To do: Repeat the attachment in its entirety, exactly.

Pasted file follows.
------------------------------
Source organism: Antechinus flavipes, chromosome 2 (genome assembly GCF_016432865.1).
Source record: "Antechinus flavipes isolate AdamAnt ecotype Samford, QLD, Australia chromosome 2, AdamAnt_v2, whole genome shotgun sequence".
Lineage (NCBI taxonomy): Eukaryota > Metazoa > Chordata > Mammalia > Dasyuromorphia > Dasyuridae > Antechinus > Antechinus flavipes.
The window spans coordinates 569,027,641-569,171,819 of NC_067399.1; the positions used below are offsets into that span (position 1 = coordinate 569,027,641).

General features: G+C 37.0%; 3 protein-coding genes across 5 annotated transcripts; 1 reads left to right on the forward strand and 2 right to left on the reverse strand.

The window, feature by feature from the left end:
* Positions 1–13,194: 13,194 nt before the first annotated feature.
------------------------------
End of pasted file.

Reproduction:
Source organism: Antechinus flavipes, chromosome 2 (genome assembly GCF_016432865.1).
Source record: "Antechinus flavipes isolate AdamAnt ecotype Samford, QLD, Australia chromosome 2, AdamAnt_v2, whole genome shotgun sequence".
Lineage (NCBI taxonomy): Eukaryota > Metazoa > Chordata > Mammalia > Dasyuromorphia > Dasyuridae > Antechinus > Antechinus flavipes.
The window spans coordinates 569,027,641-569,171,819 of NC_067399.1; the positions used below are offsets into that span (position 1 = coordinate 569,027,641).

General features: G+C 37.0%; 3 protein-coding genes across 5 annotated transcripts; 1 reads left to right on the forward strand and 2 right to left on the reverse strand.

The window, feature by feature from the left end:
* Positions 1–13,194: 13,194 nt before the first annotated feature.